Form vs Surface

A few years back, when I was first starting out creating work full time, a really insightful individual at the studio asked me why I felt the need to create functional work. We had been discussing a series of mugs, these great wonky and tipsy mugs, I was creating at the time. Why did they need to be functional? Why couldn’t they be sculptural? Why was I limiting my art by boxing myself into the “functional” category?

That talk ranks up there as one of the more interesting conversations I’ve ever had about my work. That gentleman was more on point about the direction my work was going than I could have ever understood back then.

I’ve always considered myself a functional potter. I make things that people can use whether its for food, keys or plants, each piece can be utilized in some way. My work has not been, and probably will never be, traditional functional work. I’m not trying to compete with the perfection of a well thrown cereal bowl, but instead strive to create something as decorative as it is utilitarian.

There, right there was the crux of that conversation all those years ago. Form versus surface – which is more important to the piece of work being created? Some ceramic artists are masters at form, some at surface decoration and some, a rare few in my opinion, capture the holy grail of both in their work.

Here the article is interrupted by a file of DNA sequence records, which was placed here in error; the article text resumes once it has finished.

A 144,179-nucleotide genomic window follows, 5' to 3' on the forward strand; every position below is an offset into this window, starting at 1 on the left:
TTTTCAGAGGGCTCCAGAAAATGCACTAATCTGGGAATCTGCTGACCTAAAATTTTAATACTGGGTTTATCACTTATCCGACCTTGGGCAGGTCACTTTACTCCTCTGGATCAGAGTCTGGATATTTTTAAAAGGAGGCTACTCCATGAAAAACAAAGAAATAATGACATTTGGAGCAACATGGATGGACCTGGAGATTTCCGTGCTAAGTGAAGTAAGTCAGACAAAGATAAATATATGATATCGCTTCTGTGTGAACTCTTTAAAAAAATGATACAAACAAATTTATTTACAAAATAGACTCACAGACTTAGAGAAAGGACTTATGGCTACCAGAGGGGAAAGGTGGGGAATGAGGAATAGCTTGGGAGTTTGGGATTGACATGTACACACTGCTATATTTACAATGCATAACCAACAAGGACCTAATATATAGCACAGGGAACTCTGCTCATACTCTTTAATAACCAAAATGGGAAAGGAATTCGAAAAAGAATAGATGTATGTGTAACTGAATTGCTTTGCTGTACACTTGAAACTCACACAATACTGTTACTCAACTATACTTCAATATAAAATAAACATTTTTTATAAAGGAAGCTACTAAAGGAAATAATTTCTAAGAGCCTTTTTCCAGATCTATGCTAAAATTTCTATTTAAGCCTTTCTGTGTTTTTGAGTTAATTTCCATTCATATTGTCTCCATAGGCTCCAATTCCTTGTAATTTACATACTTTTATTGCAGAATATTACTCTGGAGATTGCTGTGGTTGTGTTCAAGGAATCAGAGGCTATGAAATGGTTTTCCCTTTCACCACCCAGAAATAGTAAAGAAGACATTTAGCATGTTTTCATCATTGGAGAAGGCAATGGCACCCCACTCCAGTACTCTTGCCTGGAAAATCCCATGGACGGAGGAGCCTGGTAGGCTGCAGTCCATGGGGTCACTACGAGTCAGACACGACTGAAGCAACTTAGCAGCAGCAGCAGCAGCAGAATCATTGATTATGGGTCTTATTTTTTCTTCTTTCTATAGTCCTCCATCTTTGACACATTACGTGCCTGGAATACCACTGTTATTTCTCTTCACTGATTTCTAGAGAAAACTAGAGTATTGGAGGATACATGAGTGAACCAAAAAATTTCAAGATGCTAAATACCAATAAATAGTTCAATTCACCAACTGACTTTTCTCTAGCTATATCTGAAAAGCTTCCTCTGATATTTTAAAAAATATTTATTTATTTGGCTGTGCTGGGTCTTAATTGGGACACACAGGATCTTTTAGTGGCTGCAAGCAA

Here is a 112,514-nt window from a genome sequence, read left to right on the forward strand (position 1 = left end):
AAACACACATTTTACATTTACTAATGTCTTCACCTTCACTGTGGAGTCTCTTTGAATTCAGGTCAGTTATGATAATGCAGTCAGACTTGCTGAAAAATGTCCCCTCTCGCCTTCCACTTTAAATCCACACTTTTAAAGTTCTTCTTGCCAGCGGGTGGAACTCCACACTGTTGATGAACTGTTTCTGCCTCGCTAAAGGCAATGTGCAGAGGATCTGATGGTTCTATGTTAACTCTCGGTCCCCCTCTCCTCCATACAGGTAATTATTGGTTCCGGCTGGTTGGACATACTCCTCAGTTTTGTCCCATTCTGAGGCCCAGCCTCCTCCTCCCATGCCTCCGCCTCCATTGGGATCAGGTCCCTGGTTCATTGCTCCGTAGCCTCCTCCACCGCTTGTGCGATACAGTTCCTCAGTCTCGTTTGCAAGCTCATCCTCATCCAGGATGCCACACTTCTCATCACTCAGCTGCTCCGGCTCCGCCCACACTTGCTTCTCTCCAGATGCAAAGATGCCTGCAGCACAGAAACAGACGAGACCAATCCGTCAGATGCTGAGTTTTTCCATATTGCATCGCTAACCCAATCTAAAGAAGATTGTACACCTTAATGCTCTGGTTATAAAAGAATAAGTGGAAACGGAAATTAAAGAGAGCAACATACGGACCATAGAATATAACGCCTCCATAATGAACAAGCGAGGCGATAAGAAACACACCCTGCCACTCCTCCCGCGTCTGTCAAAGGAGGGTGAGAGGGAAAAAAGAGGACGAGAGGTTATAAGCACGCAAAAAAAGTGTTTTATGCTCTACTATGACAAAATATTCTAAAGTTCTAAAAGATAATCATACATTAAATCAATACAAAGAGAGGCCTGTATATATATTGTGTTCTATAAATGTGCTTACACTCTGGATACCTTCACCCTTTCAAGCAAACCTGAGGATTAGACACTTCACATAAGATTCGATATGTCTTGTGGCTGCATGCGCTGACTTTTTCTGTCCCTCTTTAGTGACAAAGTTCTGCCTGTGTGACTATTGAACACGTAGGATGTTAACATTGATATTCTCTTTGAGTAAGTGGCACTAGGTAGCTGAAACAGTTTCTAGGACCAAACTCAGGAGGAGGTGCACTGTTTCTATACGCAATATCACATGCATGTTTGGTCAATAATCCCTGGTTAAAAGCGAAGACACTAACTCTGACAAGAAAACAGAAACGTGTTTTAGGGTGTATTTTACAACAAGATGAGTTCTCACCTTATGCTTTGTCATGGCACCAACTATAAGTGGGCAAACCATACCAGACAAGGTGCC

Its taken me all this time – four years to be exact – to come to the realization that I AM boxing myself in with my insistence on functionality.

Now before those of you who enjoy my work panic, I’m not planning to completely abandon functional work. I’m just starting to view my work from a different perspective. Its actually the right perspective – one that I’ve heard over and over these past years. Given the number of customer conversations I’ve had about how to hang my plates on walls you’d think I would have realized all of this sooner. Doh!

The most important aspect of my work in the texture design, the form that creates mystery in that design and the glazing that highlights it. Form, for me, is pretty much secondary. There is a lot of freedom in this realization as well as a focus on what really matters in the forms I do create to showcase my surfaces. I can’t wait to see where I go next with this in mind.

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